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William Wordsworth.

William Wordsworth is an English romantic poet, a representative of the "lake school".
07.12.2023

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William Wordsworth.

William Wordsworth.

William Wordsworth is an English romantic poet, a representative of the

William Wordsworth is an English romantic poet, a representative of the "lake school". William Wordsworth was born on April 7, 1770 in Cockermouth in Cumberland County. He was the second of five children of D. Wordsworth, a lawyer and agent of J. Lowther (later the first Earl of Lonsdale). In 1779, young William was assigned to a classical school in Hawkshead (North Lancashire), from where he brought out an excellent knowledge of ancient philology and mathematics and a well-read English poetry. In Hawkshead, the future poet devoted a lot of time to his favorite pastime — hiking.

Already in 1787, William entered St. John's College, Cambridge University, where he studied mainly English literature and Italian. During the holidays, he toured the Lake District and Yorkshire and wrote a heroic distich poem

Already in 1787, William entered St. John's College, Cambridge University, where he studied mainly English literature and Italian. During the holidays, he toured the Lake District and Yorkshire and wrote a heroic distich poem "An Evening Walk" (1793), in which there are many soulful pictures of nature.

Windermere, Esthwaite Water and Ambleside, from Rydal Park (Thomas Allom)

Where, in the depths of the chest, the shy Weinander looks out

Because of the coastal islands and steep hills strewn with holly;

Where twilight valleys caress the shore of my Esthwaite,

And the memory of past pleasures, more.

Wordsworth's father died, and his employer, the Earl of Lonsdale, owed him several thousand pounds, but refused to recognize this debt. The family hoped that William would take holy orders, but he was not disposed to this and in November 1791 he again went to France, to Orleans, to improve his knowledge of the French language. In Orleans, he fell in love with the daughter of a military doctor, Anette Vallon, who gave birth to his daughter Caroline on December 15, 1792. His guardians ordered him to return home immediately. William acknowledged his paternity, but did not marry Annette. htt

Wordsworth's father died, and his employer, the Earl of Lonsdale, owed him several thousand pounds, but refused to recognize this debt. The family hoped that William would take holy orders, but he was not disposed to this and in November 1791 he again went to France, to Orleans, to improve his knowledge of the French language. In Orleans, he fell in love with the daughter of a military doctor, Anette Vallon, who gave birth to his daughter Caroline on December 15, 1792. His guardians ordered him to return home immediately. William acknowledged his paternity, but did not marry Annette.

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On his return to London in December 1792, he published

On his return to London in December 1792, he published "An Evening Walk" and "Descriptive Sketches" (Descriptive Sketches), an account of a journey with Jones, written in France and colored by an enthusiastic acceptance of the revolution. The outbreak of the Anglo-French war in February 1793 shocked Wordsworth and plunged him into despondency and anxiety for a long time.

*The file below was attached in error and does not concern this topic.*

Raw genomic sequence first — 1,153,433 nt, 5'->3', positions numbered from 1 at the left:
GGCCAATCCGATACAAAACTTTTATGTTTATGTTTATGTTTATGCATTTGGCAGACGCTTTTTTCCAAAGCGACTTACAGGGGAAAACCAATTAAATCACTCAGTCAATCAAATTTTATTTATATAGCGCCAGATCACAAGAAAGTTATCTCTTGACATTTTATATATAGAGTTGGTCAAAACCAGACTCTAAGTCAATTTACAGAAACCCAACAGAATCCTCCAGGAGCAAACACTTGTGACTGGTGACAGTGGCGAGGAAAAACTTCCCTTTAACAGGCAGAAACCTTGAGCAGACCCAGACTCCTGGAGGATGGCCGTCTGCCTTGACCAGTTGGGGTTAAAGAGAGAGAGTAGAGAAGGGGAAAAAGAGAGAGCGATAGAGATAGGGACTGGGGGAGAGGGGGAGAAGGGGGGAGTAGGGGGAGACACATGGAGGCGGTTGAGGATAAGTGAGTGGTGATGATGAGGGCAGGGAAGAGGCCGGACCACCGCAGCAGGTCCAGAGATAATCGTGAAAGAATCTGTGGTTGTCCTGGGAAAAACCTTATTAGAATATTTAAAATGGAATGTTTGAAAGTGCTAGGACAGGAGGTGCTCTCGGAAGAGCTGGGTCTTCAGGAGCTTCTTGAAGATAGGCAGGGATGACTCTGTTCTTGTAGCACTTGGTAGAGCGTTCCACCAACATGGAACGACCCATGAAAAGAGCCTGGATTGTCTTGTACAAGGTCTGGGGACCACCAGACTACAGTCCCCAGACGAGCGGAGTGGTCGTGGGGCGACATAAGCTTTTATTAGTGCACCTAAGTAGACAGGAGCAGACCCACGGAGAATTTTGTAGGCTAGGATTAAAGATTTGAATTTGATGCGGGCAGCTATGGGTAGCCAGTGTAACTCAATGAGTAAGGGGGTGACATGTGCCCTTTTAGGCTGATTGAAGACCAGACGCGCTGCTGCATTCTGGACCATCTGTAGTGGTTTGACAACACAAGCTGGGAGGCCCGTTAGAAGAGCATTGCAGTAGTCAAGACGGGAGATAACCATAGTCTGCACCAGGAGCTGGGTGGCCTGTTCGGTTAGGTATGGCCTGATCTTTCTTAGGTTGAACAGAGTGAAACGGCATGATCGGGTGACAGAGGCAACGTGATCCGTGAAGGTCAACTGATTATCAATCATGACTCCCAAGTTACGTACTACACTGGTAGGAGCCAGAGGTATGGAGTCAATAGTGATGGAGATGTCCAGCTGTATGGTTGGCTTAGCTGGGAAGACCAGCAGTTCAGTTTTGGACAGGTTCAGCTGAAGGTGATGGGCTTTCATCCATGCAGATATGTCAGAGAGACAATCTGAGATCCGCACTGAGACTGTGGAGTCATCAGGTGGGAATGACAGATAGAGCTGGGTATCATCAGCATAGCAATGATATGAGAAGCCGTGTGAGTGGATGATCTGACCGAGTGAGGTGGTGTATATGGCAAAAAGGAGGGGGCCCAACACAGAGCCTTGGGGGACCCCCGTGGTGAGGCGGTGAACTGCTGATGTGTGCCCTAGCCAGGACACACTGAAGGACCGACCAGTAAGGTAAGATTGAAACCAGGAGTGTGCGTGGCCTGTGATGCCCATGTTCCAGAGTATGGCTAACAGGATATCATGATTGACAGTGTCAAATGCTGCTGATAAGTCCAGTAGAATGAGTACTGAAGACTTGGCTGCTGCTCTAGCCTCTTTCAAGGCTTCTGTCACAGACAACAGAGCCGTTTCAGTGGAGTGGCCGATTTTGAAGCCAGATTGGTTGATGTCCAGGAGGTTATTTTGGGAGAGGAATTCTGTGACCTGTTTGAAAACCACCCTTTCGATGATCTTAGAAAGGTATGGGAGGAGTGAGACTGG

Through worlds where Life, Sound and Movement sleep,

Where Silence reigns like death,

Except when a striking cliff rarely breaks:

Mighty ruins drowned in deep snow,"

Mocks the dull ear of Time with a dull, intermittent sound.

In the autumn of 1794, one of William Wordsworth's young friends died, bequeathing him 900 pounds. This timely gift allowed Wordsworth to devote himself entirely to poetry. From 1795 until mid-1797, he lived in Dorsetshire with his only sister Dorothea; they were united by a complete kinship of souls. Dorothea believed in her brother, her support helped him get out of depression. He began with the tragedy

In the autumn of 1794, one of William Wordsworth's young friends died, bequeathing him 900 pounds. This timely gift allowed Wordsworth to devote himself entirely to poetry. From 1795 until mid-1797, he lived in Dorsetshire with his only sister Dorothea; they were united by a complete kinship of souls. Dorothea believed in her brother, her support helped him get out of depression. He began with the tragedy "The Borderers" (The Borderers). The poem in white verses "The Ruined Cottage" (about the fate of an unhappy woman) is filled with genuine feeling; subsequently, the poem became the first part of the "Walk" (The Excursion).

In July 1797, the Wordsworths moved to Alfoxden (Somersetshire) — closer to Samuel Taylor Coleridge, who lived in Nether Stowey. During a year of close communication with Coleridge, a collection of

In July 1797, the Wordsworths moved to Alfoxden (Somersetshire) — closer to Samuel Taylor Coleridge, who lived in Nether Stowey. During a year of close communication with Coleridge, a collection of "Lyrical Ballads" (Lyrical Ballads) was formed, which included Coleridge's "The Tale of the Old Sailor", "The Feeble-Minded Boy", "Thorn", "Lines" written at a distance of several miles from Tintern Abbey and other poems by Wordsworth. An anonymous edition was published in September 1798. Samuel Taylor Coleridge persuaded Wordsworth to begin an epic "philosophical" poem about "man, nature and society" called "The Recluse" (The Recluse). William enthusiastically set to work, but got bogged down in the composition.